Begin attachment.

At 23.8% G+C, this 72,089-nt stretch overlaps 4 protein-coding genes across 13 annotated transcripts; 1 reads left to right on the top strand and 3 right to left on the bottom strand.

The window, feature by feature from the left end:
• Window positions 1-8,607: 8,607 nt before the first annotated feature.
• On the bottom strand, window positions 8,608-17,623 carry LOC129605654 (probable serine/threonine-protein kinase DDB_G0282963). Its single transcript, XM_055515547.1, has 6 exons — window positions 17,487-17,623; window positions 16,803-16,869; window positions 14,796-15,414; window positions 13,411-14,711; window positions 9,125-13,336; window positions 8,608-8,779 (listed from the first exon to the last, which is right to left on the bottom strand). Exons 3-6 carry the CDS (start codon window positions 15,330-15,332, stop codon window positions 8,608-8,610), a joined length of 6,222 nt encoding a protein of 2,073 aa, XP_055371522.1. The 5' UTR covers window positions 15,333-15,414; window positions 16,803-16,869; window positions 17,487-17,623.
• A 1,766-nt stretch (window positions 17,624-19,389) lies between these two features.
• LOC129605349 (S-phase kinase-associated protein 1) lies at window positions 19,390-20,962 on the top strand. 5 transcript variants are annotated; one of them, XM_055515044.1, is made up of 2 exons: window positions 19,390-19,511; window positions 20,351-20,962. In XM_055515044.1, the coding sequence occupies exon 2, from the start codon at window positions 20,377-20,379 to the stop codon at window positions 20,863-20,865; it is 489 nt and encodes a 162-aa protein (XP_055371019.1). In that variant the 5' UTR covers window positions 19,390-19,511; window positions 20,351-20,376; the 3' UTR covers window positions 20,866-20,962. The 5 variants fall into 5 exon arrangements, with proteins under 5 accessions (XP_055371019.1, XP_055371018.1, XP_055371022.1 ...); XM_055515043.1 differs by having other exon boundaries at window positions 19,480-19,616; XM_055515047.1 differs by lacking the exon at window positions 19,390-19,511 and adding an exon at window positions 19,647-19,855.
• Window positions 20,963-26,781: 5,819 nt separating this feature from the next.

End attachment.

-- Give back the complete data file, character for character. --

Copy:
At 23.8% G+C, this 72,089-nt stretch overlaps 4 protein-coding genes across 13 annotated transcripts; 1 reads left to right on the top strand and 3 right to left on the bottom strand.

The window, feature by feature from the left end:
• Window positions 1-8,607: 8,607 nt before the first annotated feature.
• On the bottom strand, window positions 8,608-17,623 carry LOC129605654 (probable serine/threonine-protein kinase DDB_G0282963). Its single transcript, XM_055515547.1, has 6 exons — window positions 17,487-17,623; window positions 16,803-16,869; window positions 14,796-15,414; window positions 13,411-14,711; window positions 9,125-13,336; window positions 8,608-8,779 (listed from the first exon to the last, which is right to left on the bottom strand). Exons 3-6 carry the CDS (start codon window positions 15,330-15,332, stop codon window positions 8,608-8,610), a joined length of 6,222 nt encoding a protein of 2,073 aa, XP_055371522.1. The 5' UTR covers window positions 15,333-15,414; window positions 16,803-16,869; window positions 17,487-17,623.
• A 1,766-nt stretch (window positions 17,624-19,389) lies between these two features.
• LOC129605349 (S-phase kinase-associated protein 1) lies at window positions 19,390-20,962 on the top strand. 5 transcript variants are annotated; one of them, XM_055515044.1, is made up of 2 exons: window positions 19,390-19,511; window positions 20,351-20,962. In XM_055515044.1, the coding sequence occupies exon 2, from the start codon at window positions 20,377-20,379 to the stop codon at window positions 20,863-20,865; it is 489 nt and encodes a 162-aa protein (XP_055371019.1). In that variant the 5' UTR covers window positions 19,390-19,511; window positions 20,351-20,376; the 3' UTR covers window positions 20,866-20,962. The 5 variants fall into 5 exon arrangements, with proteins under 5 accessions (XP_055371019.1, XP_055371018.1, XP_055371022.1 ...); XM_055515043.1 differs by having other exon boundaries at window positions 19,480-19,616; XM_055515047.1 differs by lacking the exon at window positions 19,390-19,511 and adding an exon at window positions 19,647-19,855.
• Window positions 20,963-26,781: 5,819 nt separating this feature from the next.